For most retailers, the holiday season is easily the most profitable time of the year, bringing in huge crowds of shoppers the last couple weeks of the year.
However, the much-anticipated holiday season is also notorious for being the season of hacking, as illustrated by several massive breaches during this time in previous years. Hence, retailers need to be on high alert, given the large volumes of purchase transactions.
Recent research from security firm BitSight noted that the retail industry continues to be ranked among the most prone to attacks, partly due to many retailers still running services highly vulnerable to SLL security holes. (BitSight provides businesses with security ratings that objectively measure a company’s security performance to transform the way they manage risk.) Furthermore, Verizon’s Data Breach Investigations Report notes that the lion share of confirmed data breaches is due to infected point-of-sales (POS) devices.
I would assert that retailers should not let their guard down.
The motive for these attacks is simply monetary gain for stealing customer payment information. Customer data is the crown jewels for retail and it’s core to establishing the customer relationship. Mishandling this data jeopardizes the critical trust needed in a whimsical consumer market.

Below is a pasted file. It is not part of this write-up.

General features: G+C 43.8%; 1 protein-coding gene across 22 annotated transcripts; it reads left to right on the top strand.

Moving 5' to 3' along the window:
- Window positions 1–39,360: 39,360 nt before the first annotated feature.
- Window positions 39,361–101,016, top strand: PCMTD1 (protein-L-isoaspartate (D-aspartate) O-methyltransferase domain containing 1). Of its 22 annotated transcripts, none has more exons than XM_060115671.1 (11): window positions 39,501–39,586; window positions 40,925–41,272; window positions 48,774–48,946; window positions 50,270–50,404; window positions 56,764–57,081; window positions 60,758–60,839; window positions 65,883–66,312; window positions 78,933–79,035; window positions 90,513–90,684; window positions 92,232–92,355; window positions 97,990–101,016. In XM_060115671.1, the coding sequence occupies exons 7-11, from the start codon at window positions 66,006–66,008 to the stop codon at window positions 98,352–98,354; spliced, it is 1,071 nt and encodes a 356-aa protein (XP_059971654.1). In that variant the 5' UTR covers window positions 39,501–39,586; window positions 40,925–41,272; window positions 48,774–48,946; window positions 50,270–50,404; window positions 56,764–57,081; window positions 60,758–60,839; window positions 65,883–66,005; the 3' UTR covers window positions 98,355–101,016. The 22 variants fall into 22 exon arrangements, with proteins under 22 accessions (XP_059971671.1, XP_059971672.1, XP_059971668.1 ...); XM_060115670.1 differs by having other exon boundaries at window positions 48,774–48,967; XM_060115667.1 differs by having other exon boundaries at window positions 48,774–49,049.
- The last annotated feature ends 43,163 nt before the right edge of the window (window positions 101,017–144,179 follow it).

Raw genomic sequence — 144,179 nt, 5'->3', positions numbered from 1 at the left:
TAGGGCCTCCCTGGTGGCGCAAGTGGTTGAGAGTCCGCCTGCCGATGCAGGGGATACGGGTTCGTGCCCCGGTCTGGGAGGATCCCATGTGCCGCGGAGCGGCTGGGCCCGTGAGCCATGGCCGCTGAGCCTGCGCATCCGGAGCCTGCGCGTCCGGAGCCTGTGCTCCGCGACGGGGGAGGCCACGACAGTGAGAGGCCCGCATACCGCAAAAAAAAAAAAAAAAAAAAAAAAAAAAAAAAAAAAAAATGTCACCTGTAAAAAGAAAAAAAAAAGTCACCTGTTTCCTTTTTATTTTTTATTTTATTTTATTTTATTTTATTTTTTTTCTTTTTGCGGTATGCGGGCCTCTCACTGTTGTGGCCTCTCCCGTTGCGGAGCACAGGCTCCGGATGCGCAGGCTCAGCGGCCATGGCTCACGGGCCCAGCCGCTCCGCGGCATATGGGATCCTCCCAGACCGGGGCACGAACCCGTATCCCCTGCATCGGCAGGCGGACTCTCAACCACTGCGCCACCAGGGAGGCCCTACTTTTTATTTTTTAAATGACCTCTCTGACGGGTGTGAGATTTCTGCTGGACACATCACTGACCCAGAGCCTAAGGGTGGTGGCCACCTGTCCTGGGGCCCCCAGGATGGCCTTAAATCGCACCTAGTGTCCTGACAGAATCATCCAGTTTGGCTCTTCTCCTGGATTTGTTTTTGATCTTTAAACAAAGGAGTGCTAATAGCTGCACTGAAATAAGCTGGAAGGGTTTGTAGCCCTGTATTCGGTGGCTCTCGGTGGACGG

Most recently the R-CISC (Retail Cyber Intelligence Sharing Center) offered some good reasons why the holiday season is a hacker’s dream:
- High volume traffic can disguise the malicious behavior
- The focus is on sales and keeping the system up
- New functionality may be introduced as part of the season’s promotional efforts or responding to an EMV mandate in the U.S., which can be distracting or introduces a new threat vector
- Given the need for reliable uptime for this heavy volume, many freeze their networks and systems, preventing updates for misconfigurations or blocking bad traffic
It’s clear the retail sector continues to be a strong target for cybercriminals. This is further evident when malware is exclusively tailored for POS systems. The most recent Modular POS (ModPOS) is a very sophisticated framework that is very flexible with evasion tactics, such as hashes that can not be detected and using encryption to further evade itself.
The good news is that there are important lessons can be learned from previous retail attacks.
For example, Target and Home Depot did not appear to scrutinize their third-party partners. Retailers need to assure that contractors or vendors only have access to what they truly need – network segmentation and tight authentication are a must.
Another example is the eBay 2014 breach where data protection was not implemented across all levels. At the time, customers’ personal information was not encrypted, yet this breach took months to detect. Continuous monitoring of sensitive assets should also be must-have for retailers.
Overall, in many of the retail breaches making mainstream news, cyber security was isolated as an IT issue. In reality, Cyber security needs to be approached as business issue and actively discussed at the boardroom.
Be safe and best wishes for your holiday season!
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